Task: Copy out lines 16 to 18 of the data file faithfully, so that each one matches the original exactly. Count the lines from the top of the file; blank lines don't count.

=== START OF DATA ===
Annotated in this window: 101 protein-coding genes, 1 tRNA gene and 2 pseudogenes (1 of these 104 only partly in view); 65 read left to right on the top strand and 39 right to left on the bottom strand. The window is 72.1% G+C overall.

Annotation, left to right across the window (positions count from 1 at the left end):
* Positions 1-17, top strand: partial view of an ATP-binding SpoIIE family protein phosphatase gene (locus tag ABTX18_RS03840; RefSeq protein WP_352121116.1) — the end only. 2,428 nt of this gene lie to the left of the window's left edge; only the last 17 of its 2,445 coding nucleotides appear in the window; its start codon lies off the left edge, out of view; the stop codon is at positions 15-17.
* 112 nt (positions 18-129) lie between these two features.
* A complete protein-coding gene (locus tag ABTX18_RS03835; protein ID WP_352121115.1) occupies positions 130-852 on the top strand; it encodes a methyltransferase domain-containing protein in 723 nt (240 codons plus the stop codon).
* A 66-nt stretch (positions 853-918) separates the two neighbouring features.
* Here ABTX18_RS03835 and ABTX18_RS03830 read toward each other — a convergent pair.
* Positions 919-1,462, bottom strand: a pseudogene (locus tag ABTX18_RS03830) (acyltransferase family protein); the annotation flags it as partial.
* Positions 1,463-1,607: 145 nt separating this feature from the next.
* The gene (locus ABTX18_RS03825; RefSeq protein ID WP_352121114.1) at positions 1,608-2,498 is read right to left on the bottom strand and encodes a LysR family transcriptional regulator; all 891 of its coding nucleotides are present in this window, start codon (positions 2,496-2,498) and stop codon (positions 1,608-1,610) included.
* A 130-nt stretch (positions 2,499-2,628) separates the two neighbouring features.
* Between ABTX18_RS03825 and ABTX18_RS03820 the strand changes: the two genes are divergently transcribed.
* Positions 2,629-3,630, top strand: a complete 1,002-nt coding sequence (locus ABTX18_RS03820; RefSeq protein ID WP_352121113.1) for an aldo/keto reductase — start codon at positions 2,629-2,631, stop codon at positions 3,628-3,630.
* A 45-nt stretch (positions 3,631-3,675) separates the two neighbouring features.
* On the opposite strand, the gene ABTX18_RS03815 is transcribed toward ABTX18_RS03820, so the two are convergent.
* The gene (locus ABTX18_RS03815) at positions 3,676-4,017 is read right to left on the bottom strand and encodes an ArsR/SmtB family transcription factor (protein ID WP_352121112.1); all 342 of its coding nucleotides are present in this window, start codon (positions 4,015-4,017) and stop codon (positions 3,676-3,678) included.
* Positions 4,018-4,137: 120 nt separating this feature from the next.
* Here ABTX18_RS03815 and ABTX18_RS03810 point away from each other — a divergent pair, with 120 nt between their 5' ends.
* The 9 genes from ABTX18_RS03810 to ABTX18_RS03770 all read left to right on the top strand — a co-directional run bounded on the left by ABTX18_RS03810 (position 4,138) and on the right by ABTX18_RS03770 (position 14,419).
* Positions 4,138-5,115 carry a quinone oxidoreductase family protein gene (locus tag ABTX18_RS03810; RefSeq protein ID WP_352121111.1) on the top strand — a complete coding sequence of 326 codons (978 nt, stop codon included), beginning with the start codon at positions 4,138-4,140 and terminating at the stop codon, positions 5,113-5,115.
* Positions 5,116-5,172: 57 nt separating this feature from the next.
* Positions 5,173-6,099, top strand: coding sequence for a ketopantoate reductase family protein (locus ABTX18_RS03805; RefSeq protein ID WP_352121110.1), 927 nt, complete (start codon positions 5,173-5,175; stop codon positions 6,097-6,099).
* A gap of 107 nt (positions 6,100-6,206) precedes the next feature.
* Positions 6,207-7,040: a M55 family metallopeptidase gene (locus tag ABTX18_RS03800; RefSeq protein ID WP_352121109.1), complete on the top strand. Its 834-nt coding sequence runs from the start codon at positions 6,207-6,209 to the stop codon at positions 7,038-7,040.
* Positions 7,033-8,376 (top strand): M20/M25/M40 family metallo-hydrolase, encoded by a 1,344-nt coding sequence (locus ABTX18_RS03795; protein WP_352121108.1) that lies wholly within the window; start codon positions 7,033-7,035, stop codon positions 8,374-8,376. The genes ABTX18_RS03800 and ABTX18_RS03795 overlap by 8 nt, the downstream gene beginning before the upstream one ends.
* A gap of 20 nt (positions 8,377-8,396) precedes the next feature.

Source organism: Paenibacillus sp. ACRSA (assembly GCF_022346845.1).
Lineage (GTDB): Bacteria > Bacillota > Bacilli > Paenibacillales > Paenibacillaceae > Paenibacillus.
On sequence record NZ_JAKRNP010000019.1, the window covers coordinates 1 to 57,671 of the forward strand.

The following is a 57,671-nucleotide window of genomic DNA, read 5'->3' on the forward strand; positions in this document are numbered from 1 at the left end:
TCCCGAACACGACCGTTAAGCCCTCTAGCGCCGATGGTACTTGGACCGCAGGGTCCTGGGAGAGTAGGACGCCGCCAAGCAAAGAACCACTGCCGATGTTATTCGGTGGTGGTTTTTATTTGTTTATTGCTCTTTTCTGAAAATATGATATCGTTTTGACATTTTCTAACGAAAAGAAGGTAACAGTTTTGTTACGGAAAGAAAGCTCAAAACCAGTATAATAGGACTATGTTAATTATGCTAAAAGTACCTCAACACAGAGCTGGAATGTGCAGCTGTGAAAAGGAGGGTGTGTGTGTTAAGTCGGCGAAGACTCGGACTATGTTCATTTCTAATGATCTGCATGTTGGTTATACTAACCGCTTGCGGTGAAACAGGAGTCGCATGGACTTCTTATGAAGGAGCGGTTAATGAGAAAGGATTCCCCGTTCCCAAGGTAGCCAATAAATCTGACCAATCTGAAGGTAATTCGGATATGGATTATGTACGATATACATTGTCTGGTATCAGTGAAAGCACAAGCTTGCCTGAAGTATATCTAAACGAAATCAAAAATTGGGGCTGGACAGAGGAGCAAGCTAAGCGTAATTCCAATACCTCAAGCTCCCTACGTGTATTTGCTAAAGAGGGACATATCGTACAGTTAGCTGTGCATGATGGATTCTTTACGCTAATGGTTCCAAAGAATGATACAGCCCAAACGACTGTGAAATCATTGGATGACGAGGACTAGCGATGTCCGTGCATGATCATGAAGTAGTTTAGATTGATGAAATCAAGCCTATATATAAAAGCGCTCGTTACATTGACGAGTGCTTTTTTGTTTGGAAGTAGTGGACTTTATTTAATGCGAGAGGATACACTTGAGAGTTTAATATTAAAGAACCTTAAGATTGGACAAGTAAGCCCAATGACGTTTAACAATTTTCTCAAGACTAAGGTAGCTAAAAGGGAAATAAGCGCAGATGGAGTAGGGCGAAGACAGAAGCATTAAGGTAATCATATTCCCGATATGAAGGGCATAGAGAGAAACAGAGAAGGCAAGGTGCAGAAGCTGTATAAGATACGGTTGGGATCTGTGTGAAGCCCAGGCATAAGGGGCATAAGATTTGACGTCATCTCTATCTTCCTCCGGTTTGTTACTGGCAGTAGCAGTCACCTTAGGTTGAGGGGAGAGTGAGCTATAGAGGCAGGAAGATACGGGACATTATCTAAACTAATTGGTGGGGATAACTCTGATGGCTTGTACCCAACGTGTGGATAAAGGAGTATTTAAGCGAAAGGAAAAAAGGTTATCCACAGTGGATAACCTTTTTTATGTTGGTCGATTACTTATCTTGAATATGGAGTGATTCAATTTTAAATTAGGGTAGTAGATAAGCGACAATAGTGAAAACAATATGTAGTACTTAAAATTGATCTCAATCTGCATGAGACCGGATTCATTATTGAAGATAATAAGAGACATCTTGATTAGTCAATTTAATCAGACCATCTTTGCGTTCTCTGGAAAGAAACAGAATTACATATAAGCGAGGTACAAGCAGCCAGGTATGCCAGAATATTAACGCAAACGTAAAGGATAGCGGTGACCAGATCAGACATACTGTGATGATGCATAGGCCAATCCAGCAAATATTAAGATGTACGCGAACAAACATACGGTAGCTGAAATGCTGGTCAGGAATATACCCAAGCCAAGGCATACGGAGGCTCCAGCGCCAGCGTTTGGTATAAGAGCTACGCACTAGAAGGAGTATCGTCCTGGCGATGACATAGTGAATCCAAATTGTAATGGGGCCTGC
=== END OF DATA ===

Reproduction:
* The gene (locus ABTX18_RS03815) at positions 3,676-4,017 is read right to left on the bottom strand and encodes an ArsR/SmtB family transcription factor (protein ID WP_352121112.1); all 342 of its coding nucleotides are present in this window, start codon (positions 4,015-4,017) and stop codon (positions 3,676-3,678) included.
* Positions 4,018-4,137: 120 nt separating this feature from the next.
* Here ABTX18_RS03815 and ABTX18_RS03810 point away from each other — a divergent pair, with 120 nt between their 5' ends.